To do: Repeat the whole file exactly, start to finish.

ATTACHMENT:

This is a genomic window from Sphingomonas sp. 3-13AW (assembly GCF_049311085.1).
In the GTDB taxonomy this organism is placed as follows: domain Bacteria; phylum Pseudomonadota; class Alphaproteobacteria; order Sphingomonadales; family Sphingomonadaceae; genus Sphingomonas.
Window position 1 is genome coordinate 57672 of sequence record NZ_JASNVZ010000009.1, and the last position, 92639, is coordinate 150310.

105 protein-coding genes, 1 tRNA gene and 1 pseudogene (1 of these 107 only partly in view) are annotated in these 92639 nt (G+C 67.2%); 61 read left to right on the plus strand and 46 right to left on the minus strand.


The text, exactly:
This is a genomic window from Sphingomonas sp. 3-13AW (assembly GCF_049311085.1).
In the GTDB taxonomy this organism is placed as follows: domain Bacteria; phylum Pseudomonadota; class Alphaproteobacteria; order Sphingomonadales; family Sphingomonadaceae; genus Sphingomonas.
Window position 1 is genome coordinate 57672 of sequence record NZ_JASNVZ010000009.1, and the last position, 92639, is coordinate 150310.

105 protein-coding genes, 1 tRNA gene and 1 pseudogene (1 of these 107 only partly in view) are annotated in these 92639 nt (G+C 67.2%); 61 read left to right on the plus strand and 46 right to left on the minus strand.